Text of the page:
But the plaintiff’s counsel urged us also to consider the evidencegiven by Gunananda in an earlier case brought by the present plaintiffagaiDst a third party in respect of this temple. That evidence wasgiven in 1935. Gunananda there said that he gave this deed to theplaintiff as be was living 30 miles away. He added “ I was givingthe. deed not temporarily. After two years I found it was difficult tomanage Welihinda.” This evidence may well mean that Gunanandafound it more convenient to appoint a deputy to look after the affairsof this Temple because he could not look after them from 30 miles away .
The law is clear that although a renunciation by a monk of his rightto be Viharadhipathi may be inferred from facts and circumstances,such an inference will not be drawn if the matter is left in a state ofdoubt. It is quite usual for a monk who is the Viharadhipathi of severaltemples to give charge of one or more of those temples to other monks,who would normally reside in and look after those temples and theirtemporalities. It is not always convenient for a Viharadhipathi tolook after temples which are situated some distance away from thetemple in which he resides, and he may appoint managers or deputiesfor this reason. Any acts of possession or management by suchappointees are referable to that appointment; they would all be onbehalf of the lawful Viharadhipathi and would not give the appointeeany olaim to that title.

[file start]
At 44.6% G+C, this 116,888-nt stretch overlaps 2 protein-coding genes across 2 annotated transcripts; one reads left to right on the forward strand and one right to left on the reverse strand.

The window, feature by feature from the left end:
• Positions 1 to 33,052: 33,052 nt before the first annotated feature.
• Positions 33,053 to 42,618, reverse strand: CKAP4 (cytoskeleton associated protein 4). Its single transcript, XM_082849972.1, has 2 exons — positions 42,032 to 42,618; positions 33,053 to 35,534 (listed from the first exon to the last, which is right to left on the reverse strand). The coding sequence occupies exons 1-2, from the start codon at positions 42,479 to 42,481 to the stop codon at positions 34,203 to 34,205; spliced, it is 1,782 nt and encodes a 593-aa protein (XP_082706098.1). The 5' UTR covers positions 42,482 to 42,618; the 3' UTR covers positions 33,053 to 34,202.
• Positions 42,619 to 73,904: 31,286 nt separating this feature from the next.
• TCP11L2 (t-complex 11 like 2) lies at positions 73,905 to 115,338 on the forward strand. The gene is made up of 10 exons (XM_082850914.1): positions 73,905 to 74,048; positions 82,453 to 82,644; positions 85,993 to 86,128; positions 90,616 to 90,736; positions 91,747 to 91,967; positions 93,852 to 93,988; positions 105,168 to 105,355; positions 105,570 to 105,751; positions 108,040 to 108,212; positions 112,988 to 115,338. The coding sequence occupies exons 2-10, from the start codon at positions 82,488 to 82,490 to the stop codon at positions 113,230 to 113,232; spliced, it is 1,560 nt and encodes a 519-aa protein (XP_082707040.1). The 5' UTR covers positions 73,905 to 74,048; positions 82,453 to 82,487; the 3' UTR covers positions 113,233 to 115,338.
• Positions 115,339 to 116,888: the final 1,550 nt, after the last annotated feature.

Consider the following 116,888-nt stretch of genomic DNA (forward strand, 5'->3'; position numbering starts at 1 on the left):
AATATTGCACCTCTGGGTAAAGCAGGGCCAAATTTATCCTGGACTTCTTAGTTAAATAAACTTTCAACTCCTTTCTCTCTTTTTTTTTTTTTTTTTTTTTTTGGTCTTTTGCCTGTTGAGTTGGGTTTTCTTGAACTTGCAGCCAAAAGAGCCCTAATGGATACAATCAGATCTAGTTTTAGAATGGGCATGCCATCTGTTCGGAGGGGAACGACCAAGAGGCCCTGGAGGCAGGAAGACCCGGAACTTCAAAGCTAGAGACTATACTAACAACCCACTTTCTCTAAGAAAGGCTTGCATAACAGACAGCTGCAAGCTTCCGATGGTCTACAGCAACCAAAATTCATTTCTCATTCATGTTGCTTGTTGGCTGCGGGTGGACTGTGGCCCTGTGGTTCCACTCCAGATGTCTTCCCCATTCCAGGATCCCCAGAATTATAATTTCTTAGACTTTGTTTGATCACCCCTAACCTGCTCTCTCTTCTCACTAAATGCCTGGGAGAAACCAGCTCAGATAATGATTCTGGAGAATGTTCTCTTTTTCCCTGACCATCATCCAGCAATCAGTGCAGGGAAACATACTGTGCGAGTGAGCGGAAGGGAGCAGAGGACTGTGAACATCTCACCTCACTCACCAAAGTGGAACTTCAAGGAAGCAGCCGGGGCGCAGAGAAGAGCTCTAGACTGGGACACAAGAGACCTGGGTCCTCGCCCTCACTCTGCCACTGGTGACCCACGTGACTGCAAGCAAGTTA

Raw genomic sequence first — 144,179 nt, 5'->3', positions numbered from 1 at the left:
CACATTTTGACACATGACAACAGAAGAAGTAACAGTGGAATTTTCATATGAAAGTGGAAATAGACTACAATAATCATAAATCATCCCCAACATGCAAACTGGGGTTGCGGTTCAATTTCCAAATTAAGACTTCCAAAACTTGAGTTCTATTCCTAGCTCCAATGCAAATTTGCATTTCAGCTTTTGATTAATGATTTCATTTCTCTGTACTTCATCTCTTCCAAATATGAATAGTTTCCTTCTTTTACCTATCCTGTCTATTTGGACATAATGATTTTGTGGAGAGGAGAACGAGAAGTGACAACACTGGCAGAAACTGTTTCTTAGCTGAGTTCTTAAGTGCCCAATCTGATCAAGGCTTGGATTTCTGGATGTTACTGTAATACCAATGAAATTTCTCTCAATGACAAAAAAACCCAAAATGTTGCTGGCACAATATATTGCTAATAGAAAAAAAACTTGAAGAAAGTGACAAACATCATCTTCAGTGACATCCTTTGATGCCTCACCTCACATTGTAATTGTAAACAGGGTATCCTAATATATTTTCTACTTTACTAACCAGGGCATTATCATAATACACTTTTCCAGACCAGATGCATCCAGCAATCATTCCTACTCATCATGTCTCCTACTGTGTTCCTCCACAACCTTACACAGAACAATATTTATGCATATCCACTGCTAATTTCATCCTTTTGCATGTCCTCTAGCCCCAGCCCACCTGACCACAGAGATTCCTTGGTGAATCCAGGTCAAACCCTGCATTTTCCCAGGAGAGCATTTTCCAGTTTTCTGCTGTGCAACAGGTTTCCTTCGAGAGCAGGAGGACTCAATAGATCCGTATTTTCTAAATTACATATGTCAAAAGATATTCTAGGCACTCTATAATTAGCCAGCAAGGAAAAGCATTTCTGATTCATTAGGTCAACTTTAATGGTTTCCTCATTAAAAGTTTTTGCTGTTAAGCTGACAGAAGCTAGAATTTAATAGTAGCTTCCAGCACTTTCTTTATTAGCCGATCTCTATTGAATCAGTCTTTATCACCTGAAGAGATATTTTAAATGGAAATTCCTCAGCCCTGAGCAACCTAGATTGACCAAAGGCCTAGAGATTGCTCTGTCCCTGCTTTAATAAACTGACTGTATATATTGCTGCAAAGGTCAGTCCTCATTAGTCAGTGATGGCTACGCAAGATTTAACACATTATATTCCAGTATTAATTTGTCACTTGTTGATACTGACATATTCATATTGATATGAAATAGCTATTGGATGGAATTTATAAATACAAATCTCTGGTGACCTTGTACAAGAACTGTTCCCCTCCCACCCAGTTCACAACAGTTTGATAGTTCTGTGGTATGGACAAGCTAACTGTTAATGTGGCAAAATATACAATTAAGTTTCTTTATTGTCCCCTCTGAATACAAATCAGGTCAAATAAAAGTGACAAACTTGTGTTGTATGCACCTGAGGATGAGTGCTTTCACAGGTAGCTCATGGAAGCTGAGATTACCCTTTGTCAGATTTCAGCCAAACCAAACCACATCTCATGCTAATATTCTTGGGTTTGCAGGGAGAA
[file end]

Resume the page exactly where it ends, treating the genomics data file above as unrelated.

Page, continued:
In this case, it would seem that the plaintiff has managed the affairsof the Welihinda Temple for many years, and that the defendantrecognised him as de facto Viharadhipathi. But that would not enablethe plaintiff to call himself or to be declared controlling Viharadhipathi,because he is not a. pupil of Gunananda. His action must fail becausehe cannot establish the title upon which he claimed to bring this action.
I would therefore set aside the judgment under appeal and dismissthe plaintiff’s action with costs in both courts.
Herat, J.—-I agree.
WARAKAPITIYA SANGANANDA TERUNNANSE, Appellant, and MEERUPPE SUMANATISSA TERUNN